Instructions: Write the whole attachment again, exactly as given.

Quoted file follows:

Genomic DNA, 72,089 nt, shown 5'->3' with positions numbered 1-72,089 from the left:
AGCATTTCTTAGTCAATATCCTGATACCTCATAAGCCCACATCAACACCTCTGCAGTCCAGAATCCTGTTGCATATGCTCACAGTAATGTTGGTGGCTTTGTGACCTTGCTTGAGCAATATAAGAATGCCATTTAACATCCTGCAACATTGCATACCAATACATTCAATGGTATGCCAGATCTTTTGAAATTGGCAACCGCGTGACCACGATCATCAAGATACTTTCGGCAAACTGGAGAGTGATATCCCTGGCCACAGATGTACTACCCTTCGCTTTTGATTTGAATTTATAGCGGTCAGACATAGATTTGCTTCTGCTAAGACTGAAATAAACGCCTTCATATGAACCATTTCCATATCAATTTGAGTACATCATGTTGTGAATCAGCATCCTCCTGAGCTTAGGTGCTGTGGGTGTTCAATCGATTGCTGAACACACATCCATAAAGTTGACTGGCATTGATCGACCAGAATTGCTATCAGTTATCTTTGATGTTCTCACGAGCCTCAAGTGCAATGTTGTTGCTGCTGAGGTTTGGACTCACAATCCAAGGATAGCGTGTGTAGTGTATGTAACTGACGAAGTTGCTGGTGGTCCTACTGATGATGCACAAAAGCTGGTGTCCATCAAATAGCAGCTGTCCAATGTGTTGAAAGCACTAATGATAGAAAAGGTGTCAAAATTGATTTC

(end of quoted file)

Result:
Genomic DNA, 72,089 nt, shown 5'->3' with positions numbered 1-72,089 from the left:
AGCATTTCTTAGTCAATATCCTGATACCTCATAAGCCCACATCAACACCTCTGCAGTCCAGAATCCTGTTGCATATGCTCACAGTAATGTTGGTGGCTTTGTGACCTTGCTTGAGCAATATAAGAATGCCATTTAACATCCTGCAACATTGCATACCAATACATTCAATGGTATGCCAGATCTTTTGAAATTGGCAACCGCGTGACCACGATCATCAAGATACTTTCGGCAAACTGGAGAGTGATATCCCTGGCCACAGATGTACTACCCTTCGCTTTTGATTTGAATTTATAGCGGTCAGACATAGATTTGCTTCTGCTAAGACTGAAATAAACGCCTTCATATGAACCATTTCCATATCAATTTGAGTACATCATGTTGTGAATCAGCATCCTCCTGAGCTTAGGTGCTGTGGGTGTTCAATCGATTGCTGAACACACATCCATAAAGTTGACTGGCATTGATCGACCAGAATTGCTATCAGTTATCTTTGATGTTCTCACGAGCCTCAAGTGCAATGTTGTTGCTGCTGAGGTTTGGACTCACAATCCAAGGATAGCGTGTGTAGTGTATGTAACTGACGAAGTTGCTGGTGGTCCTACTGATGATGCACAAAAGCTGGTGTCCATCAAATAGCAGCTGTCCAATGTGTTGAAAGCACTAATGATAGAAAAGGTGTCAAAATTGATTTC